Anthony Haden-Guest will discuss how and why ephemeral and performance art are increasingly powerful in an art world supposedly dominated by the traffic in expensive objects. Edwina Sandys, will serve as moderator.
The Madness of Art
Lecture by Jim Kempner, Gallery Owner, Jim Kempner Fine Art
Sunday, January 27
Kempner will be talking about and showing episodes from his web series The Madness of Art, which combines his memorable experiences as a former stand-up comedian in Los Angeles with his intimate knowledge of the art world. Kempner also will discuss the wit and wisdom, irony and realities in the business of exhibiting and dealing in contemporary art.
IMPACT: 50 Years of the CFDA—the Artistry of American Fashion Design
Lecture by Steven Maklansky, Director of the Boca Raton Museum of Art
Monday – January 28
Artists and designers have celebrated the art of fashion for centuries. The recent exhibition of the late Alexander McQueen at the Met gave indisputable proof that fashion has reached a high level of fine art. Prominent artists such as Andy Warhol, Richard Prince, Jeff Koons, Damien Hirst, Takashi Murakami and Tracey Emin have drawn an invisible line between art and fashion. This lecture provides a fascinating perspective on some of the leading American designers such as Michael Kors, Donna Karan, Carolina Herrera, Oscar de la Renta, Diane von Furstenberg and Vera Wang, among others, whose remarkable work and craftsmanship currently are on view at the Boca Raton Museum of Art in collaboration with the Council of Fashion Designers of America (CFDA).
Hans Kotter was born in Muhldorf am Inn, Germany in 1966 and studied with the Art Students League in New York from 1993- 1995. He has been exhibited extensively throughout Europe.
Kotter’s work certainly references the minimalist neon sculpture of the 1960s and 1970s by artists such as Dan Flavin, and can be seen as part of the canon of exciting “light” work by contemporary artists such as Olafur Eliasson and James Turrell.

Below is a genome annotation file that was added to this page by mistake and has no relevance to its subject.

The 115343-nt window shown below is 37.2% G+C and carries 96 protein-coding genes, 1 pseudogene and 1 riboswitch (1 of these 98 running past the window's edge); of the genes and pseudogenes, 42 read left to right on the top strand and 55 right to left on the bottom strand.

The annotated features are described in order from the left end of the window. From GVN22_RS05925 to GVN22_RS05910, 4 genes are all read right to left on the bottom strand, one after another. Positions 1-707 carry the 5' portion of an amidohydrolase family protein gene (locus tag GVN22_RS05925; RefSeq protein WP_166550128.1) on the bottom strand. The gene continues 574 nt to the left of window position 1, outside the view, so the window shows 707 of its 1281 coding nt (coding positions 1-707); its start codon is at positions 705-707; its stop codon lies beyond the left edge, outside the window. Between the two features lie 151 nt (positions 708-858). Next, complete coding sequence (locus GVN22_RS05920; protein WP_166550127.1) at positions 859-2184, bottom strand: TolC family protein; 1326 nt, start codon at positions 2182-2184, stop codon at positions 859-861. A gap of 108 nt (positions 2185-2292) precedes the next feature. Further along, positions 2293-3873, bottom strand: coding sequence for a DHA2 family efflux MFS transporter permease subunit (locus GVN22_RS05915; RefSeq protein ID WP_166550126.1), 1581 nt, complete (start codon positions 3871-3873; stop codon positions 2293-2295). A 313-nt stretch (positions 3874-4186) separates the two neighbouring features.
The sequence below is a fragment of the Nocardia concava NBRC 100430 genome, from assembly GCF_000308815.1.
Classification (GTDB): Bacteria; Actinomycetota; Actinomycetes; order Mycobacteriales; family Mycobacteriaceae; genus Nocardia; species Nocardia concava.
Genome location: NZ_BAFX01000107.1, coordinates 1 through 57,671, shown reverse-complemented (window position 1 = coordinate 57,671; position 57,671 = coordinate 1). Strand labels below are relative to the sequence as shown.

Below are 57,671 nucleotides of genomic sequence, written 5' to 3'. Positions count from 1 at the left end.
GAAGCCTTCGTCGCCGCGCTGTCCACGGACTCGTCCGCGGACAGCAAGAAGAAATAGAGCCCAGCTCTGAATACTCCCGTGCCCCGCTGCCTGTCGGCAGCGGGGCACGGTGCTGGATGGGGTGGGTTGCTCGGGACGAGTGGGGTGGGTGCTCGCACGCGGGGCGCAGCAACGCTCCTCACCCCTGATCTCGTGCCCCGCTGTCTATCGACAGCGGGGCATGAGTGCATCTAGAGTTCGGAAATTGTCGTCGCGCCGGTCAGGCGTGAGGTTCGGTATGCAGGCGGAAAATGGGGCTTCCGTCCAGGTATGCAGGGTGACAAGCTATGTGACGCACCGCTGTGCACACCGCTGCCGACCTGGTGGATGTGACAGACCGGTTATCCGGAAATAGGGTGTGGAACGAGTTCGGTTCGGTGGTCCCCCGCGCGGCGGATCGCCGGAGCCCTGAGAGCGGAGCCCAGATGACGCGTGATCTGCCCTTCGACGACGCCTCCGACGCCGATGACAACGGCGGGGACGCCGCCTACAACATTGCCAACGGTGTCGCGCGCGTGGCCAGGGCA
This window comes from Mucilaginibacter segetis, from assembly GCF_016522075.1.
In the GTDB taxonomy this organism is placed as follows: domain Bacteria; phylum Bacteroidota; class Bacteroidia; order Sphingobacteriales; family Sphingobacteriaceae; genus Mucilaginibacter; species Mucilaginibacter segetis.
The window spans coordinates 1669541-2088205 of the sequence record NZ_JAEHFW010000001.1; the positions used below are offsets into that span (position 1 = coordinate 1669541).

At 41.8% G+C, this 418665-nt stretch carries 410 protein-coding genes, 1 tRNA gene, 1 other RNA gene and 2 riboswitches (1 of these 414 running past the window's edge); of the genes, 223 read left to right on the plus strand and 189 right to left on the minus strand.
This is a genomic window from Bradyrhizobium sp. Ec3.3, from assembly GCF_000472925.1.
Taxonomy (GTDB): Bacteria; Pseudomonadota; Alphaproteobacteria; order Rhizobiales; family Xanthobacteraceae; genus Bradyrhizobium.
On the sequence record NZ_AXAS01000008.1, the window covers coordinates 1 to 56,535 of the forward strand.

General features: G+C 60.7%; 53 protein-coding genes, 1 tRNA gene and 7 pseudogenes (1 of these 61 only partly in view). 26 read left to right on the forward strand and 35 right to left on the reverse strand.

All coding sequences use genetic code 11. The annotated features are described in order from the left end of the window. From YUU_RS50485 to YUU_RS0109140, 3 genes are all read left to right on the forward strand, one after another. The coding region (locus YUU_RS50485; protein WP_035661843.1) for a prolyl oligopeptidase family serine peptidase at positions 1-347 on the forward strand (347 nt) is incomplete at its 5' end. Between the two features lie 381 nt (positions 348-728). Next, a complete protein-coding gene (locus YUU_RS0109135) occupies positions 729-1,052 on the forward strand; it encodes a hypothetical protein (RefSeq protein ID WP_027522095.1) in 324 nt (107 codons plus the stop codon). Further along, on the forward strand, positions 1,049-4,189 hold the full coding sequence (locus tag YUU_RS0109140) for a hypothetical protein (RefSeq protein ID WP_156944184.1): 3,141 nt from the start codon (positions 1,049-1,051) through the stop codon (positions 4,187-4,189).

Yet Kotter’s creations oscillate between technical perfection, naturalness, artificiality and painterly appearance, creating works of art that cannot be comfortably categorized.
As critic Peter Lodermeyer describes them, “The light-flooded forms remain inexplicable, like in an abstract painting and at the same time oddly real, material and photographically precise. They seem,” he continues, “organically animated – and yet their colors are so smooth, that they maintain an air of something confusingly foreign and inapproachable”.
Kotter perpetually refracts, diffracts, and reflects the electrical light in the work and then both saturates and degrades the colors, creating infinitesimal possibilities of reacting to it as a means for peaceful and spiritual contemplation or, alternatively, tapping into an amped feeling of frenetic energy that the saturation of vivid color induces.
Kotter’s early work was inspired in part by the changing atmosphere created by sunlight waxing and waning across stained glass windows in Gothic cathedrals — i.e. the penetration of light through transparent matter.
Yet, as Lodermeyer states, “The magic of the diaphanous certainly occupies Hans Kotter, but it should not be overlooked that the artist is also aware of the fact that today our relationship to light is deeply profane”.
Kotter’s work is wholly modern, and the use of electricity and his technical use of luminescent foils and neon tubes refer ironically to current Western metaphysics of artificial light and its use in the ever-present secular neon advertisements, headlights of cars, and streetlights that permeate our world. “Even the ugliest city can share in the profane magic of artificial light”.
The mutable and sculptural quality of Kotter’s work is also highlighted by the juxtaposition between his use of hyper-Fauvist colors — psychedelic purples, cerulean blues etc. — which then dim into washy luminosity creating pale transparent pastel patterns. The opacity of the colors in flux, perpetually restructures the object, divides it and gives it rhythm, creating a dialogue with both the viewer and the space in which the work is placed.
In more recent years, Kotter has expanded his oeuvre of “light boxes” and photographic work to include large-scale installations in public spaces. He also applies his technique to everyday objects fetishizing sports trophies, ping pong tables etc.
The result is ever more interesting work, which transforms the banality of these objects and spaces into ironic cathedrals imbued with an otherworldly light and watery phosphorescence.
By: Kathryn M Davis
More art is sold in these ten blocks than anywhere else in the United States—from ArtMarketMonitor video report on Manhattan’s devastated Chelsea art district after Superstorm Sandy hit late on Sunday, October 28, 2012